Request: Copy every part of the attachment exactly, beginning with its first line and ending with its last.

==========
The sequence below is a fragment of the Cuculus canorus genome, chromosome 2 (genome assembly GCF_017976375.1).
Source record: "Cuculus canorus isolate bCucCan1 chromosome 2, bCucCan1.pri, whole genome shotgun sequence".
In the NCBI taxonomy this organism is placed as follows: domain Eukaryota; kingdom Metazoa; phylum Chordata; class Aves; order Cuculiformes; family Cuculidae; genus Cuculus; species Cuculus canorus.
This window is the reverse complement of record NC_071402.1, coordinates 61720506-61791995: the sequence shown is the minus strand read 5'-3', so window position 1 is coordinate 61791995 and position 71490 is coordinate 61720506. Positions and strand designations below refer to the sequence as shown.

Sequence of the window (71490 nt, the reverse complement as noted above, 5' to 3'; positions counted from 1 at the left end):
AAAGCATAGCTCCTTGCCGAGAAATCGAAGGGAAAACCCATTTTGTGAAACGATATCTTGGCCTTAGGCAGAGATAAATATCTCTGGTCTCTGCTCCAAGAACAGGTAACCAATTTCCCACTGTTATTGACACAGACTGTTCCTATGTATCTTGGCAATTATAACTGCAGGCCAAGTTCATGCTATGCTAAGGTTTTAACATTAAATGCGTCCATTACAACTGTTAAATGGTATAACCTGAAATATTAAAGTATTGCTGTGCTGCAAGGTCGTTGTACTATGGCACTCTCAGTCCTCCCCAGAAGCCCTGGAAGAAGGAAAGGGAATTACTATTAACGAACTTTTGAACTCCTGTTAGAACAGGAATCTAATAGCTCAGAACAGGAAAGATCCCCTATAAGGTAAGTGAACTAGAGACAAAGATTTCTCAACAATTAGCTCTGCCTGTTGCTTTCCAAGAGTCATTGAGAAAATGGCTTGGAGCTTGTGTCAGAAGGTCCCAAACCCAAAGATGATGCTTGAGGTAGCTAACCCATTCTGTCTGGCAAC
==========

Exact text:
The sequence below is a fragment of the Cuculus canorus genome, chromosome 2 (genome assembly GCF_017976375.1).
Source record: "Cuculus canorus isolate bCucCan1 chromosome 2, bCucCan1.pri, whole genome shotgun sequence".
In the NCBI taxonomy this organism is placed as follows: domain Eukaryota; kingdom Metazoa; phylum Chordata; class Aves; order Cuculiformes; family Cuculidae; genus Cuculus; species Cuculus canorus.
This window is the reverse complement of record NC_071402.1, coordinates 61720506-61791995: the sequence shown is the minus strand read 5'-3', so window position 1 is coordinate 61791995 and position 71490 is coordinate 61720506. Positions and strand designations below refer to the sequence as shown.

Sequence of the window (71490 nt, the reverse complement as noted above, 5' to 3'; positions counted from 1 at the left end):
AAAGCATAGCTCCTTGCCGAGAAATCGAAGGGAAAACCCATTTTGTGAAACGATATCTTGGCCTTAGGCAGAGATAAATATCTCTGGTCTCTGCTCCAAGAACAGGTAACCAATTTCCCACTGTTATTGACACAGACTGTTCCTATGTATCTTGGCAATTATAACTGCAGGCCAAGTTCATGCTATGCTAAGGTTTTAACATTAAATGCGTCCATTACAACTGTTAAATGGTATAACCTGAAATATTAAAGTATTGCTGTGCTGCAAGGTCGTTGTACTATGGCACTCTCAGTCCTCCCCAGAAGCCCTGGAAGAAGGAAAGGGAATTACTATTAACGAACTTTTGAACTCCTGTTAGAACAGGAATCTAATAGCTCAGAACAGGAAAGATCCCCTATAAGGTAAGTGAACTAGAGACAAAGATTTCTCAACAATTAGCTCTGCCTGTTGCTTTCCAAGAGTCATTGAGAAAATGGCTTGGAGCTTGTGTCAGAAGGTCCCAAACCCAAAGATGATGCTTGAGGTAGCTAACCCATTCTGTCTGGCAAC